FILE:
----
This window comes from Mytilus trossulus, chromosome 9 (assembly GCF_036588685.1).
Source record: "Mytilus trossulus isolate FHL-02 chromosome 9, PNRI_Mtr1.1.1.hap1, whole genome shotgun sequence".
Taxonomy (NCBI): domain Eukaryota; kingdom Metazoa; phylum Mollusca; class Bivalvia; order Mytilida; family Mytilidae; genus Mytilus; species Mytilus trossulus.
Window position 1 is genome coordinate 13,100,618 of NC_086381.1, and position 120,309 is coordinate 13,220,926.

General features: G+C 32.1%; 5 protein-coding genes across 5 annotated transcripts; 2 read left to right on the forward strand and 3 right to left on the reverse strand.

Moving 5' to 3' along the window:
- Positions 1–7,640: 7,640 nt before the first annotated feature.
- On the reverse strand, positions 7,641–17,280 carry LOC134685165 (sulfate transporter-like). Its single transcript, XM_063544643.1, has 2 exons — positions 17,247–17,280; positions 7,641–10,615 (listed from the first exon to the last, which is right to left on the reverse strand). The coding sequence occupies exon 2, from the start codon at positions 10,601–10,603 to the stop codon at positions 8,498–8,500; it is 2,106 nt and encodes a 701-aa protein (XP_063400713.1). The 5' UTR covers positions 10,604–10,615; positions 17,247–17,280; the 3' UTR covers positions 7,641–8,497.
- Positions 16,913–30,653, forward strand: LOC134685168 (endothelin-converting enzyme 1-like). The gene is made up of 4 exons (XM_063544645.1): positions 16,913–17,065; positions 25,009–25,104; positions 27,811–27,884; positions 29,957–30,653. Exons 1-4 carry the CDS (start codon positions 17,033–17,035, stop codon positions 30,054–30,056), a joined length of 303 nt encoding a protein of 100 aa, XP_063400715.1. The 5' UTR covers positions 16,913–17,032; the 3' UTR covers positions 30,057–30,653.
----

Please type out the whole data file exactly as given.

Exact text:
This window comes from Mytilus trossulus, chromosome 9 (assembly GCF_036588685.1).
Source record: "Mytilus trossulus isolate FHL-02 chromosome 9, PNRI_Mtr1.1.1.hap1, whole genome shotgun sequence".
Taxonomy (NCBI): domain Eukaryota; kingdom Metazoa; phylum Mollusca; class Bivalvia; order Mytilida; family Mytilidae; genus Mytilus; species Mytilus trossulus.
Window position 1 is genome coordinate 13,100,618 of NC_086381.1, and position 120,309 is coordinate 13,220,926.

General features: G+C 32.1%; 5 protein-coding genes across 5 annotated transcripts; 2 read left to right on the forward strand and 3 right to left on the reverse strand.

Moving 5' to 3' along the window:
- Positions 1–7,640: 7,640 nt before the first annotated feature.
- On the reverse strand, positions 7,641–17,280 carry LOC134685165 (sulfate transporter-like). Its single transcript, XM_063544643.1, has 2 exons — positions 17,247–17,280; positions 7,641–10,615 (listed from the first exon to the last, which is right to left on the reverse strand). The coding sequence occupies exon 2, from the start codon at positions 10,601–10,603 to the stop codon at positions 8,498–8,500; it is 2,106 nt and encodes a 701-aa protein (XP_063400713.1). The 5' UTR covers positions 10,604–10,615; positions 17,247–17,280; the 3' UTR covers positions 7,641–8,497.
- Positions 16,913–30,653, forward strand: LOC134685168 (endothelin-converting enzyme 1-like). The gene is made up of 4 exons (XM_063544645.1): positions 16,913–17,065; positions 25,009–25,104; positions 27,811–27,884; positions 29,957–30,653. Exons 1-4 carry the CDS (start codon positions 17,033–17,035, stop codon positions 30,054–30,056), a joined length of 303 nt encoding a protein of 100 aa, XP_063400715.1. The 5' UTR covers positions 16,913–17,032; the 3' UTR covers positions 30,057–30,653.